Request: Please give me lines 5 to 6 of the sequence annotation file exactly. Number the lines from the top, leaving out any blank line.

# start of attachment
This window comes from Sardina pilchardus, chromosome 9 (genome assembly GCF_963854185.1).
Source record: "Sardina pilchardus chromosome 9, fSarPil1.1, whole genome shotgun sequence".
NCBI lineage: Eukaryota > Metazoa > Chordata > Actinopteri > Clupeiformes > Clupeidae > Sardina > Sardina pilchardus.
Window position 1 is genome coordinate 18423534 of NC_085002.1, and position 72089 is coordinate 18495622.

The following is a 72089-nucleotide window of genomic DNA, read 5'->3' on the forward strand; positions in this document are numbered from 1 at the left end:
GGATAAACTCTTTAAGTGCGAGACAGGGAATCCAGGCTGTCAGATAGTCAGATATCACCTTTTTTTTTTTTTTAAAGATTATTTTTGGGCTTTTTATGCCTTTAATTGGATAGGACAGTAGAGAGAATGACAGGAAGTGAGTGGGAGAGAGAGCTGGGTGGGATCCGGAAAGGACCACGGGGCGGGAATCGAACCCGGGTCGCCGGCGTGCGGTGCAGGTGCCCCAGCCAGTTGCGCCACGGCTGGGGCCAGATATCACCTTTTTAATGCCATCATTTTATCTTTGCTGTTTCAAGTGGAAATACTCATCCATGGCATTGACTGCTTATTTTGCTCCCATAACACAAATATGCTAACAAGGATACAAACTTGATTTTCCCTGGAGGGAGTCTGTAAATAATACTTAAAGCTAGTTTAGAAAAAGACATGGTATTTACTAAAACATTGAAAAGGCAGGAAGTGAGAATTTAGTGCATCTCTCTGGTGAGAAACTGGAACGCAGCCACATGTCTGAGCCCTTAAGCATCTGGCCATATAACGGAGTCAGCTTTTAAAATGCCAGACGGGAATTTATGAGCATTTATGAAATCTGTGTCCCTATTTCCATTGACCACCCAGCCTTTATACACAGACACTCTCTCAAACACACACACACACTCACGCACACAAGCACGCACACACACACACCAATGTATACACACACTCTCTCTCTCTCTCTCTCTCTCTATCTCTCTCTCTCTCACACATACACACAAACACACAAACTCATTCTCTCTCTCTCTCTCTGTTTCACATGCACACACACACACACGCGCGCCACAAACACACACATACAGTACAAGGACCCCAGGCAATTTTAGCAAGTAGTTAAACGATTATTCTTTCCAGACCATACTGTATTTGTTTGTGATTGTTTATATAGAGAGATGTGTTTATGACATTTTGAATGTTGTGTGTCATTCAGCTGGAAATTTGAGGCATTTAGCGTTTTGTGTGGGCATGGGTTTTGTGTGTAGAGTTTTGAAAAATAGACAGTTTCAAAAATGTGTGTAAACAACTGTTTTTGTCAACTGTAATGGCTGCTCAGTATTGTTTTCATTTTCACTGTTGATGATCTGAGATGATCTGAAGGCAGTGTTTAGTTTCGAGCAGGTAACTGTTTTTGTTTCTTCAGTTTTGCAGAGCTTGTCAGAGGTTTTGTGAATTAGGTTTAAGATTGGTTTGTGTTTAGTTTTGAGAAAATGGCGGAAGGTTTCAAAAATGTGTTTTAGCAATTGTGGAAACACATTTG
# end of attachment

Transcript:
The following is a 72089-nucleotide window of genomic DNA, read 5'->3' on the forward strand; positions in this document are numbered from 1 at the left end:
GGATAAACTCTTTAAGTGCGAGACAGGGAATCCAGGCTGTCAGATAGTCAGATATCACCTTTTTTTTTTTTTTAAAGATTATTTTTGGGCTTTTTATGCCTTTAATTGGATAGGACAGTAGAGAGAATGACAGGAAGTGAGTGGGAGAGAGAGCTGGGTGGGATCCGGAAAGGACCACGGGGCGGGAATCGAACCCGGGTCGCCGGCGTGCGGTGCAGGTGCCCCAGCCAGTTGCGCCACGGCTGGGGCCAGATATCACCTTTTTAATGCCATCATTTTATCTTTGCTGTTTCAAGTGGAAATACTCATCCATGGCATTGACTGCTTATTTTGCTCCCATAACACAAATATGCTAACAAGGATACAAACTTGATTTTCCCTGGAGGGAGTCTGTAAATAATACTTAAAGCTAGTTTAGAAAAAGACATGGTATTTACTAAAACATTGAAAAGGCAGGAAGTGAGAATTTAGTGCATCTCTCTGGTGAGAAACTGGAACGCAGCCACATGTCTGAGCCCTTAAGCATCTGGCCATATAACGGAGTCAGCTTTTAAAATGCCAGACGGGAATTTATGAGCATTTATGAAATCTGTGTCCCTATTTCCATTGACCACCCAGCCTTTATACACAGACACTCTCTCAAACACACACACACACTCACGCACACAAGCACGCACACACACACACCAATGTATACACACACTCTCTCTCTCTCTCTCTCTCTCTATCTCTCTCTCTCTCACACATACACACAAACACACAAACTCATTCTCTCTCTCTCTCTCTGTTTCACATGCACACACACACACACGCGCGCCACAAACACACACATACAGTACAAGGACCCCAGGCAATTTTAGCAAGTAGTTAAACGATTATTCTTTCCAGACCATACTGTATTTGTTTGTGATTGTTTATATAGAGAGATGTGTTTATGACATTTTGAATGTTGTGTGTCATTCAGCTGGAAATTTGAGGCATTTAGCGTTTTGTGTGGGCATGGGTTTTGTGTGTAGAGTTTTGAAAAATAGACAGTTTCAAAAATGTGTGTAAACAACTGTTTTTGTCAACTGTAATGGCTGCTCAGTATTGTTTTCATTTTCACTGTTGATGATCTGAGATGATCTGAAGGCAGTGTTTAGTTTCGAGCAGGTAACTGTTTTTGTTTCTTCAGTTTTGCAGAGCTTGTCAGAGGTTTTGTGAATTAGGTTTAAGATTGGTTTGTGTTTAGTTTTGAGAAAATGGCGGAAGGTTTCAAAAATGTGTTTTAGCAATTGTGGAAACACATTTG